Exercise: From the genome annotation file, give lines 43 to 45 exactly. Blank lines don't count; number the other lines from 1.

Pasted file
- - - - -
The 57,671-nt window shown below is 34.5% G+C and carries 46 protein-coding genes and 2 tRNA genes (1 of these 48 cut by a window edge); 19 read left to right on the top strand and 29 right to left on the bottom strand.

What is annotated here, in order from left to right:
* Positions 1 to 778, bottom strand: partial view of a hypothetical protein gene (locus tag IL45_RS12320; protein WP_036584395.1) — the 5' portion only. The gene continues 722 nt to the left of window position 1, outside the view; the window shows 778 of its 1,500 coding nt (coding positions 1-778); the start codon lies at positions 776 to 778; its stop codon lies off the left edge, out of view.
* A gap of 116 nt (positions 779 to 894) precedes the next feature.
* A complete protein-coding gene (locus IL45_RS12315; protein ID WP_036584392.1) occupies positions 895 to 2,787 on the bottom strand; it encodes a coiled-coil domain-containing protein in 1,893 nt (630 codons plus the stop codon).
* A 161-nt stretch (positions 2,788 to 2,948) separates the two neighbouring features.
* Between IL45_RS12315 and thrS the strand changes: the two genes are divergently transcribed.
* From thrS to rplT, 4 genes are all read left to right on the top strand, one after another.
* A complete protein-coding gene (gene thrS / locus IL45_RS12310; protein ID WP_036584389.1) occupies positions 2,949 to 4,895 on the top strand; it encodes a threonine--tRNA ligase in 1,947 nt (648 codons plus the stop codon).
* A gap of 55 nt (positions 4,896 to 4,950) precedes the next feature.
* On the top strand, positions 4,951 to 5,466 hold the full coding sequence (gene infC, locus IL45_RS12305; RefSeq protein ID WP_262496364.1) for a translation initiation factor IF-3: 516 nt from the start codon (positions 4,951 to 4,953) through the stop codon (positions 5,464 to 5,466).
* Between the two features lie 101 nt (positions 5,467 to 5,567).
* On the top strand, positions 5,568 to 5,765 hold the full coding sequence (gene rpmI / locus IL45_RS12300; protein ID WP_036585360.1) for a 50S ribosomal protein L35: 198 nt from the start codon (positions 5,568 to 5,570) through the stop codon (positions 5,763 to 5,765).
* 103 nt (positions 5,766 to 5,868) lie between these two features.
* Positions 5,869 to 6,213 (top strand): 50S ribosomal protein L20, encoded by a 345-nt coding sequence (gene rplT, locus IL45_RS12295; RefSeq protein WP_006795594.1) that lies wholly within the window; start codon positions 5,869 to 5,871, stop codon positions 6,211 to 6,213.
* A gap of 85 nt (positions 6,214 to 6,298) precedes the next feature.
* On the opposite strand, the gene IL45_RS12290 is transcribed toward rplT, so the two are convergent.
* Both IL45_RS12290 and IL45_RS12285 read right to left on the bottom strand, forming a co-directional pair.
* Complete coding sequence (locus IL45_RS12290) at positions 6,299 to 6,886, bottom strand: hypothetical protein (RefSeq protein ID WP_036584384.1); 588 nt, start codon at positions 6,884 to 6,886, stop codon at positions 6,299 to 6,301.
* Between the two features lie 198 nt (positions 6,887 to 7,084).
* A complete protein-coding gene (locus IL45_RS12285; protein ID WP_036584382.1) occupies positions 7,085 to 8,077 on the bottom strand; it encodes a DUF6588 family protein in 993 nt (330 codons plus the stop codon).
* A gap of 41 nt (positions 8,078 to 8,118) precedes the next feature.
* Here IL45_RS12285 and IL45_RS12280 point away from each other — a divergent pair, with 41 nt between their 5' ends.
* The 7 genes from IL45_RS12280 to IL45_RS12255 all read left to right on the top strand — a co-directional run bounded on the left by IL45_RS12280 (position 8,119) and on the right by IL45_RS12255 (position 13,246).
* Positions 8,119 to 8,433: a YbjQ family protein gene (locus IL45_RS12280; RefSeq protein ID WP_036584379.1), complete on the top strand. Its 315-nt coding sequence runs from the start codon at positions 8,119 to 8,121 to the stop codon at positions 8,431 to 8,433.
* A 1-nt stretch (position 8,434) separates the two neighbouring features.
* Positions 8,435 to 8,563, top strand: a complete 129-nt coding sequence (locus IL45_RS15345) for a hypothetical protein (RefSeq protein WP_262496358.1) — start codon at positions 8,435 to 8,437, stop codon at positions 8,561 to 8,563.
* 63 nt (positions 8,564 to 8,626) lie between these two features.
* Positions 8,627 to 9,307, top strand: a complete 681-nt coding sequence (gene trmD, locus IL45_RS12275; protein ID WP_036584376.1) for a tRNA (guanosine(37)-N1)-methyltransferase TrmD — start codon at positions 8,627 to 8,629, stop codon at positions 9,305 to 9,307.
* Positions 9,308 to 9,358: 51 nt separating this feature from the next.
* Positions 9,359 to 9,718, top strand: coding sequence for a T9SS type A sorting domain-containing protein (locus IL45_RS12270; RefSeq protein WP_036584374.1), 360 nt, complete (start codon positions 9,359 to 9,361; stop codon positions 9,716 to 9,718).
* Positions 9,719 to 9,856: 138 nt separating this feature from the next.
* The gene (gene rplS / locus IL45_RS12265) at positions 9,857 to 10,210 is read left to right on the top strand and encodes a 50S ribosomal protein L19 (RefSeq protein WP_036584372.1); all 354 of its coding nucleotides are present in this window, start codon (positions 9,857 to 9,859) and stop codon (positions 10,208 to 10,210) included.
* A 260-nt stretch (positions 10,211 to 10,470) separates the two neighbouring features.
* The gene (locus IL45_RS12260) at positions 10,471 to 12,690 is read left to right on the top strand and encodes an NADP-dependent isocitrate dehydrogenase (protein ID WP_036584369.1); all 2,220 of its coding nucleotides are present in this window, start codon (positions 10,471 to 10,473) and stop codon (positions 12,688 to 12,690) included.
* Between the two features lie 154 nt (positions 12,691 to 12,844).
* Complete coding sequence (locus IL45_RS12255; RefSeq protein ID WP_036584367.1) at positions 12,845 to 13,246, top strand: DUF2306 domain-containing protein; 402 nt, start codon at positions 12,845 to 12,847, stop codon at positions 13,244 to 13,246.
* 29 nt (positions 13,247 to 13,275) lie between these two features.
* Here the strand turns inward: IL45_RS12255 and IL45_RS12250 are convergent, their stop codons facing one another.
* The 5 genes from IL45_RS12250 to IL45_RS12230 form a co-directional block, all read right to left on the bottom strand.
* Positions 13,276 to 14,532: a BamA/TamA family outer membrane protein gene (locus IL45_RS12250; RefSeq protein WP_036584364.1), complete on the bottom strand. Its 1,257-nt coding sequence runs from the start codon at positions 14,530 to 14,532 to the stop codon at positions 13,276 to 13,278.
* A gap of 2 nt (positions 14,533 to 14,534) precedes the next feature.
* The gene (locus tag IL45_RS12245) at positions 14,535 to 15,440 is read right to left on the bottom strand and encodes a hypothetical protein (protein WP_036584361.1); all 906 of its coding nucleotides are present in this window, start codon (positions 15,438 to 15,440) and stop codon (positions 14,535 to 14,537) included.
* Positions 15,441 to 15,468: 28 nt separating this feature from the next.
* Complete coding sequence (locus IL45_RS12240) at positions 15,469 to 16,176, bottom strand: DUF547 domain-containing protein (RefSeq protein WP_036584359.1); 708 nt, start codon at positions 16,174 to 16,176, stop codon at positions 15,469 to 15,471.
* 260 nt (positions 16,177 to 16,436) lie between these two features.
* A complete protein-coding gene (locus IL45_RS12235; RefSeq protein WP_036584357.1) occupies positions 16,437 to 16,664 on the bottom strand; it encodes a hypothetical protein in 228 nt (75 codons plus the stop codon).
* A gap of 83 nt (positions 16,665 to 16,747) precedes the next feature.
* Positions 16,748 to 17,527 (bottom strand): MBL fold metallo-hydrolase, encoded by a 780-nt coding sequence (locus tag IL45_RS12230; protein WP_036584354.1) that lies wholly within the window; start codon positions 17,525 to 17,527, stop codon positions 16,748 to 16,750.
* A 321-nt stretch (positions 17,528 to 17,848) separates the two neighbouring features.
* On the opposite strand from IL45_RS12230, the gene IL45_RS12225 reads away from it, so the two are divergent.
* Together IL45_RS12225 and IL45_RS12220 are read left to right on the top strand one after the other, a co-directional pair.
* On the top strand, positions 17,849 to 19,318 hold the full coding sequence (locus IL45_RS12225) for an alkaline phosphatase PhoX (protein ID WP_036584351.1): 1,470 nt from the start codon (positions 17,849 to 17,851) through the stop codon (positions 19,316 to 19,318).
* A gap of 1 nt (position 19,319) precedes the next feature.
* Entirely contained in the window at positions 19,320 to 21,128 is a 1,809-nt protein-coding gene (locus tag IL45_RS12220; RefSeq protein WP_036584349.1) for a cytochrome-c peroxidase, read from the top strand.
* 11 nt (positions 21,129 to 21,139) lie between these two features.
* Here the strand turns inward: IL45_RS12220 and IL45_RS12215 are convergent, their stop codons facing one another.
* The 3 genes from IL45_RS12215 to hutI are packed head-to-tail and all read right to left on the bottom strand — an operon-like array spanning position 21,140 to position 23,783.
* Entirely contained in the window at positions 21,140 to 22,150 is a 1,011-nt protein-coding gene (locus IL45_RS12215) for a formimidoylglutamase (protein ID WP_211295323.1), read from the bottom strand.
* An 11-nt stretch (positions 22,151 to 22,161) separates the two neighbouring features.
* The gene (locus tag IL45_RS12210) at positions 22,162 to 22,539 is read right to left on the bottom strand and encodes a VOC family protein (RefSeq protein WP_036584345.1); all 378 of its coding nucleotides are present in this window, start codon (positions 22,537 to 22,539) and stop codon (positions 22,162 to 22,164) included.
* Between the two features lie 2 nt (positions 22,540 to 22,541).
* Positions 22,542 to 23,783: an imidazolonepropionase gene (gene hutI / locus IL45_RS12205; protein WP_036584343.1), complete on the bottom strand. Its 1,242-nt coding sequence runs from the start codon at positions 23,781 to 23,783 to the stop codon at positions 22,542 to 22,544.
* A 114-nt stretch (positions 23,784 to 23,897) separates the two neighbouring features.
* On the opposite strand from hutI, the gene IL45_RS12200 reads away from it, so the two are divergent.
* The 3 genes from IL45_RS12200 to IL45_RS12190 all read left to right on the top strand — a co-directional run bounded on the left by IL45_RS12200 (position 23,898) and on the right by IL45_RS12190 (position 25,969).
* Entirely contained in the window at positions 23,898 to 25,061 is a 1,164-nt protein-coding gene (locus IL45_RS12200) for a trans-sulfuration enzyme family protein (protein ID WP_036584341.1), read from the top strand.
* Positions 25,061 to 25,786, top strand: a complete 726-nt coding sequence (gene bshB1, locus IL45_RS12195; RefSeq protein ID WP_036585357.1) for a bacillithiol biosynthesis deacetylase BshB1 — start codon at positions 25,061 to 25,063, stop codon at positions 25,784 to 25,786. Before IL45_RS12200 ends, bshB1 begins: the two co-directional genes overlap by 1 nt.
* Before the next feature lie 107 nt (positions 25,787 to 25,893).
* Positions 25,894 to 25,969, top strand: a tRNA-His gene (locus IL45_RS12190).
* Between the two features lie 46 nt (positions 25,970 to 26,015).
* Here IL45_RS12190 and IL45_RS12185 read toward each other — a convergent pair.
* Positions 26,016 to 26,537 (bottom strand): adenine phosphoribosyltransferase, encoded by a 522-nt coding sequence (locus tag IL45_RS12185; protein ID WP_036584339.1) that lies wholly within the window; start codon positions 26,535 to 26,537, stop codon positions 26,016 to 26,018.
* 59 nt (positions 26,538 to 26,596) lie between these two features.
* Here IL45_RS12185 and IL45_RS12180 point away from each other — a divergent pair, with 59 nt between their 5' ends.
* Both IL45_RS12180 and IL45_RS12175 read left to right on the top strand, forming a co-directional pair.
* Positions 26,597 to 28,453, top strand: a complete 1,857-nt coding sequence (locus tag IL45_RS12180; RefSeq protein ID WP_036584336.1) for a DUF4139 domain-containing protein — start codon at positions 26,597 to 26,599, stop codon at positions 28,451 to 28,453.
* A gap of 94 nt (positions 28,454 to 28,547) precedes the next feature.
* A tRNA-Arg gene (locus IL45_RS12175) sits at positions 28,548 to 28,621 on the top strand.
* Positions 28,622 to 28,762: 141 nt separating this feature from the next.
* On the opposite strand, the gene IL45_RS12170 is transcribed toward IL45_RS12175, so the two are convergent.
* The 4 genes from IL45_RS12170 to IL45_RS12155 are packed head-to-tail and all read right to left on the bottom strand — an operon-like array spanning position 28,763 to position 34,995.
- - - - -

* The gene (locus tag IL45_RS12245) at positions 14,535 to 15,440 is read right to left on the bottom strand and encodes a hypothetical protein (protein WP_036584361.1); all 906 of its coding nucleotides are present in this window, start codon (positions 15,438 to 15,440) and stop codon (positions 14,535 to 14,537) included.
* Positions 15,441 to 15,468: 28 nt separating this feature from the next.
* Complete coding sequence (locus IL45_RS12240) at positions 15,469 to 16,176, bottom strand: DUF547 domain-containing protein (RefSeq protein WP_036584359.1); 708 nt, start codon at positions 16,174 to 16,176, stop codon at positions 15,469 to 15,471.